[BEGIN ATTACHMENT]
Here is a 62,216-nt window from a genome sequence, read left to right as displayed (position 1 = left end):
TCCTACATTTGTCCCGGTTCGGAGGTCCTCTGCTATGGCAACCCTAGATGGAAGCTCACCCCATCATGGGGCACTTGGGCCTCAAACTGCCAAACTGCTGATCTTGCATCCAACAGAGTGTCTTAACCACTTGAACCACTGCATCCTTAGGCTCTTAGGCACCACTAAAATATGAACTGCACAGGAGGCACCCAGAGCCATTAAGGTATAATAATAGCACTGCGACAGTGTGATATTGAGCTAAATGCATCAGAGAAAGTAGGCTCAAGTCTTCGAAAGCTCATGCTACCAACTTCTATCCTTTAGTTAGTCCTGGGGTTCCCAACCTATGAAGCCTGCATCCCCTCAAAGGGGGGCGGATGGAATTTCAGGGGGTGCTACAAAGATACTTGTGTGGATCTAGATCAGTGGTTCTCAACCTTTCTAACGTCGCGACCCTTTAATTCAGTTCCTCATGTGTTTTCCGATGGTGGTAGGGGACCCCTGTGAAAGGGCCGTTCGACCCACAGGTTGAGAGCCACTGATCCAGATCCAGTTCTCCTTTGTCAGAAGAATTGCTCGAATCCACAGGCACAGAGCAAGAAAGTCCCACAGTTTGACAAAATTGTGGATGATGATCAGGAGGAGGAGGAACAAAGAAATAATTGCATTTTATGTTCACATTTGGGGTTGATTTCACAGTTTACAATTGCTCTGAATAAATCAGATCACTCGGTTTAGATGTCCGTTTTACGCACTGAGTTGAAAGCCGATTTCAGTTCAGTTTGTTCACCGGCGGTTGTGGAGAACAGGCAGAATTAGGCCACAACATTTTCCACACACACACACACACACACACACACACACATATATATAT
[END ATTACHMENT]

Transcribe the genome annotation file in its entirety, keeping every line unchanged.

Here is a 62,216-nt window from a genome sequence, read left to right as displayed (position 1 = left end):
TCCTACATTTGTCCCGGTTCGGAGGTCCTCTGCTATGGCAACCCTAGATGGAAGCTCACCCCATCATGGGGCACTTGGGCCTCAAACTGCCAAACTGCTGATCTTGCATCCAACAGAGTGTCTTAACCACTTGAACCACTGCATCCTTAGGCTCTTAGGCACCACTAAAATATGAACTGCACAGGAGGCACCCAGAGCCATTAAGGTATAATAATAGCACTGCGACAGTGTGATATTGAGCTAAATGCATCAGAGAAAGTAGGCTCAAGTCTTCGAAAGCTCATGCTACCAACTTCTATCCTTTAGTTAGTCCTGGGGTTCCCAACCTATGAAGCCTGCATCCCCTCAAAGGGGGGCGGATGGAATTTCAGGGGGTGCTACAAAGATACTTGTGTGGATCTAGATCAGTGGTTCTCAACCTTTCTAACGTCGCGACCCTTTAATTCAGTTCCTCATGTGTTTTCCGATGGTGGTAGGGGACCCCTGTGAAAGGGCCGTTCGACCCACAGGTTGAGAGCCACTGATCCAGATCCAGTTCTCCTTTGTCAGAAGAATTGCTCGAATCCACAGGCACAGAGCAAGAAAGTCCCACAGTTTGACAAAATTGTGGATGATGATCAGGAGGAGGAGGAACAAAGAAATAATTGCATTTTATGTTCACATTTGGGGTTGATTTCACAGTTTACAATTGCTCTGAATAAATCAGATCACTCGGTTTAGATGTCCGTTTTACGCACTGAGTTGAAAGCCGATTTCAGTTCAGTTTGTTCACCGGCGGTTGTGGAGAACAGGCAGAATTAGGCCACAACATTTTCCACACACACACACACACACACACACACACACATATATATAT